‘Religious freedom against equality rights’
According to Canadian Lawyer magazine, Trinity Western University’s proposed law school was given preliminary approval to open more than three years ago.
Then the overwhelmingly secular nation’s lawyers noticed that the Christian university required students to abstain from sex outside of traditional marriage, and years of litigation followed.
Now the entire matter could be ended by the Supreme Court of Canada, which agreed to hear two appeals from Ontario and British Columbia that “pit religious freedom against equality rights,” The Globe and Mail reports:
Trinity Western’s “community covenant” or code of conduct requires students to abstain, among other things, from obscene language, harassment, lying, stealing, pornography, drunkenness and sexual intimacy “that violates the sacredness of marriage between a man and a woman.”
Critics say it discriminates against people in the LGBTQ community who are looking to enter the legal profession.
But the university, which is located in the Fraser Valley community of Langley, B.C., and enrols about 4,000 students annually, has said its law school will allow evangelical Christians to study law in an environment that supports their beliefs.
Last fall Trinity Western won big in British Columbia’s highest court, which declared that revoking its initial accreditation would prevent “these evangelical Christians the ability to exercise fundamental religious and associative rights” guaranteed them under Canada’s Charter.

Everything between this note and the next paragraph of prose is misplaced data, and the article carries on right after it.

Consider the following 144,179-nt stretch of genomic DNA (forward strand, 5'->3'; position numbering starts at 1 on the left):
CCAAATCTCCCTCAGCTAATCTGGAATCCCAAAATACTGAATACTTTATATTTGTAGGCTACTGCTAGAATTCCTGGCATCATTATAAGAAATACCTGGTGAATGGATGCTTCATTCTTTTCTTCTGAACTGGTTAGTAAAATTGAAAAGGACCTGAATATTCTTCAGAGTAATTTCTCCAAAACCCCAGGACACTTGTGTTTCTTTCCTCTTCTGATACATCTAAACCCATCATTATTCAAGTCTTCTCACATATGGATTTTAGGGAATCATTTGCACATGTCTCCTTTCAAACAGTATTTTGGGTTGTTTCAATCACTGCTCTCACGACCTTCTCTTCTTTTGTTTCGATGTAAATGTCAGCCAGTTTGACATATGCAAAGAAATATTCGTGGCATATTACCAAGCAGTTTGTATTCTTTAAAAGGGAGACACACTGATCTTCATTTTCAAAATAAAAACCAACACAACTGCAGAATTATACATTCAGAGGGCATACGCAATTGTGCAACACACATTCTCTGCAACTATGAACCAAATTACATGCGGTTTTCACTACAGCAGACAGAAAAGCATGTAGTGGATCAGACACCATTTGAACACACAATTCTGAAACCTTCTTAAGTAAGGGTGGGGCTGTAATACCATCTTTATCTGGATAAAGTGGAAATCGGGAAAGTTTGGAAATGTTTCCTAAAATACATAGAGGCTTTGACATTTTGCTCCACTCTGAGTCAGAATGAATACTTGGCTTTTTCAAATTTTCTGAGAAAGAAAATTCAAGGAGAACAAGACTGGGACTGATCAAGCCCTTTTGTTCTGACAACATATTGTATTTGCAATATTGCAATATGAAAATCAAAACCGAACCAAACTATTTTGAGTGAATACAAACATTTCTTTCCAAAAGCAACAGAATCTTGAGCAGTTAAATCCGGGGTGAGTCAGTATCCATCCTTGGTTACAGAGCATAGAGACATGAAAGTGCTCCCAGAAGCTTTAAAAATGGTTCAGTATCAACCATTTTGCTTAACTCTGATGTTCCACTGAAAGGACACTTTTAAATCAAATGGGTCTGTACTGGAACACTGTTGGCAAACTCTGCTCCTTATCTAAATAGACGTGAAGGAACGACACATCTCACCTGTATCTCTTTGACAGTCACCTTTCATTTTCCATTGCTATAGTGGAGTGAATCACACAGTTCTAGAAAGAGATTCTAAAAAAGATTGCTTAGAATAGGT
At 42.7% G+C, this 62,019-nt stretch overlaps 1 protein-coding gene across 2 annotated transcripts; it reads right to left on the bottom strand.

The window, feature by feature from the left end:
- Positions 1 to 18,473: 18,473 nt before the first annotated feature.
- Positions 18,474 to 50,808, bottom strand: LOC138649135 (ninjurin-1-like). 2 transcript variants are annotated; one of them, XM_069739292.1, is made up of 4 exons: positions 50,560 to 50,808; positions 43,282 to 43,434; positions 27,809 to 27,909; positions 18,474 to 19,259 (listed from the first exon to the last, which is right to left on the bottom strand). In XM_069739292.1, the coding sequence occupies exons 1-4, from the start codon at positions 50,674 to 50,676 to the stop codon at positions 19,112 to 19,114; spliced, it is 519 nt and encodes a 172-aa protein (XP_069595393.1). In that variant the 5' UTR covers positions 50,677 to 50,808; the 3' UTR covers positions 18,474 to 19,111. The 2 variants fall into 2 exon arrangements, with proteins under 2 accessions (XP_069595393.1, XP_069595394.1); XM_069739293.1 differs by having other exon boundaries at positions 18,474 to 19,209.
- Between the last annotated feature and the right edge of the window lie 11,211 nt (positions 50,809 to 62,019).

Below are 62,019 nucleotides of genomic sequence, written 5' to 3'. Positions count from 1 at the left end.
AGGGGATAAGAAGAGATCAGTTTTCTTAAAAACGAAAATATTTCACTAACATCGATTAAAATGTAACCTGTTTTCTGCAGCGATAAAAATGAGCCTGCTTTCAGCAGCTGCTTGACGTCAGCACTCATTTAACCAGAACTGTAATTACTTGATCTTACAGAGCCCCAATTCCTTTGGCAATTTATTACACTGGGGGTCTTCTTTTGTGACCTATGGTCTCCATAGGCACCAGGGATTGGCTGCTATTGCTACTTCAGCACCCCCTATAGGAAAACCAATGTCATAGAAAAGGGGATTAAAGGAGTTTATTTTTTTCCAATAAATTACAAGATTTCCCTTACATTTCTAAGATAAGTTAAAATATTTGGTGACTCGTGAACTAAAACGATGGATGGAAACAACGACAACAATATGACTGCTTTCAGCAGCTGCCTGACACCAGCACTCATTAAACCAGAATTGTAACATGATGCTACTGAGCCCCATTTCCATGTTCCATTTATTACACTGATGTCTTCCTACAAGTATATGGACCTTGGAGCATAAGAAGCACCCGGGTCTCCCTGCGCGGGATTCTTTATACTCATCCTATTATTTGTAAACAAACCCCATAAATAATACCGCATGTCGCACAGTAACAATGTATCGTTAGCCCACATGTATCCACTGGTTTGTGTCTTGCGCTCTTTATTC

But the law school lost in Ontario, while Nova Scotia’s law society gave up its anti-accreditation efforts after it lost an appeal. The earliest Trinity Western could now open is fall 2018, according to the Globe.
According to Canadian Lawyer, the dispute pit British Columbia’s top civil-liberties organization against its national counterpart.
The former head of the Council of Canadian Law Deans, which objected to the planned covenant back in 2012, still contends that they had no problem “with it being faith based. The concern was about discrimination” against LGBT students (who are not barred from attending).
Yet the deans were attacking the law school’s faith at its core, says its executive director Earl Phillips:
“This is not just a Code where we can parse these words or find a way around it,” says Phillips, who was part of an advisory council at Trinity Western before he was appointed the law school’s executive director in September 2014. “This is built more along the line of a biblical covenant. We believe that you cannot separate statements of belief with how you live your life. This is based on your call as a Christian,” says Phillips. He also stresses that the covenant requires individuals to be respectful of others.
h/t Paul Caron